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How to survive Tax Audits

There are over 350,000 audit and review actions conducted by the Canada Revenue Agency on a yearly basis. Around 15,000 of these audits deal with "cash only" businesses (i.e. the underground economy). Additionally, an estimated 35,000 are tax shelter audits.

CRA may choose to audit a taxpayer for several reasons. Here are just a few:

Random selection;
Third party tips;
Comparison of information on returns to information received from third-party sources; or
Past history of non-compliance.
The Canadian income tax system is based on "self assessment". This means that it is up to every taxpayer to properly report their annual income on their income tax return. The CRA performs audits to ensure the "self-assessment" tax system continues to work properly. While most Canadians are truthful on their tax returns, there are some who are not.

Most audits are done to ensure compliance with the Income Tax Act. An audit is an examination of a taxpayer's returns and supporting records including bank accounts and receipts to make sure that income and expenses have been properly reported and are supported by accounting records.

Here are a few examples of issues that may arise in an audit that would cause a taxpayer to be reassessed at the end of an audit:

Overstated Expenses;
Overstated Deductions;
Overstated Credits;
Underreported or unreported Earnings;
Unreported offshore income;
Unreported offshore assets and
Credits, such as for charitable donations, that are not supported by receipts
Be sure you have complete records detailing every expense and deduction you have claimed on your tax return!

What happens when you are audited? Typically, you will first receive a notice from CRA of their intention to audit. The notice will usually outline the preliminary information that they require from you. They may then follow up and request more information. The beginning of an audit is the best time to obtain legal representation. Auditors are not always reasonable, and may not listen to your reasoning for filing your returns the way you did. We will speak to the auditors on your behalf, and begin the necessary legal work it takes to resolve all issues relating to your tax return.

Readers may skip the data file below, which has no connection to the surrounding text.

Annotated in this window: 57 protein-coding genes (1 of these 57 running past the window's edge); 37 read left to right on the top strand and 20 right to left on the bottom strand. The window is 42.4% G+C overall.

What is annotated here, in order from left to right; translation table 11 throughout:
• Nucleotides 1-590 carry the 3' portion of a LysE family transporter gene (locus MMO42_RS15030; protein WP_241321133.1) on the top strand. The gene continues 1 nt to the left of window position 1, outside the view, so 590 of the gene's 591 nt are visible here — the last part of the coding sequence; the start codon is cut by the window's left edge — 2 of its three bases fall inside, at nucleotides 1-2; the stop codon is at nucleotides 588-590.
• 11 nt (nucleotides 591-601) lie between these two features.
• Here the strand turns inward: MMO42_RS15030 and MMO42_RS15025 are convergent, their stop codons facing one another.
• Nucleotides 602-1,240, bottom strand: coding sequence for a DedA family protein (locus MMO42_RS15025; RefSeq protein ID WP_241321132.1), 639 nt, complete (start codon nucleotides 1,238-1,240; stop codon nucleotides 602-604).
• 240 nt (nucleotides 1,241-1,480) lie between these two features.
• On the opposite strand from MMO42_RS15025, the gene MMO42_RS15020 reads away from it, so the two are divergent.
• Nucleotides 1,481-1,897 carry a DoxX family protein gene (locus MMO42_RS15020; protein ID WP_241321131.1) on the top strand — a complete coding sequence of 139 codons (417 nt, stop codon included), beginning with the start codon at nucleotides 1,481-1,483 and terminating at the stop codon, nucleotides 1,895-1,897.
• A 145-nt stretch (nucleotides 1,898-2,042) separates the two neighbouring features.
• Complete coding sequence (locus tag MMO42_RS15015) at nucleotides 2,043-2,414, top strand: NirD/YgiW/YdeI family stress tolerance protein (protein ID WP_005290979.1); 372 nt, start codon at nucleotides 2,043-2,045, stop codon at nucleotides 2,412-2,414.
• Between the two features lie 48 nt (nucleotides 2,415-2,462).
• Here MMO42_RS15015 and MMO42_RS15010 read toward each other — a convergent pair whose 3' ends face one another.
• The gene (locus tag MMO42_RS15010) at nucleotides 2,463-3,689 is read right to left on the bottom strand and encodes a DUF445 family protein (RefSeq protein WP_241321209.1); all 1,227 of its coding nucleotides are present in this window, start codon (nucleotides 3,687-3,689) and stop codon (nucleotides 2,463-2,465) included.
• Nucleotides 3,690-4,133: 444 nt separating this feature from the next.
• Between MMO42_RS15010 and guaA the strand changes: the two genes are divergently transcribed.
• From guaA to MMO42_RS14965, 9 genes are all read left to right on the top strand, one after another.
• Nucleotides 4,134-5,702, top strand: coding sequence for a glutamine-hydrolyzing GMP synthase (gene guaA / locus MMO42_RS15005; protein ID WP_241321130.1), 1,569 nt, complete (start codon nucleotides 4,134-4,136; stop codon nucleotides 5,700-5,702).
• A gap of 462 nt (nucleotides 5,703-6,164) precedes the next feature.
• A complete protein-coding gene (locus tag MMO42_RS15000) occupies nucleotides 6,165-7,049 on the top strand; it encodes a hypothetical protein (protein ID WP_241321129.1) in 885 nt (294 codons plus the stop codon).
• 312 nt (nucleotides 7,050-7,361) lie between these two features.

If you disagree with the outcome of an audit, it is especially crucial to obtain representation as soon as you have been reassessed by CRA. You have appeal rights, but you only have 90 days to appeal by filing a Notice of Objection. We can provide detailed assistance in filing your objection.

If CRA has informed you of an impending audit, or you have unfavourable audit results, give us a call to set up an initial consultation. We can assist both during the audit process and once the audit is been complete. CRA is not on your side, but we are!
"This article provides information of a general nature only. It may no longer be current. It does not provide legal advice nor should it be relied upon. If you have specific legal questions you should consult a lawyer."

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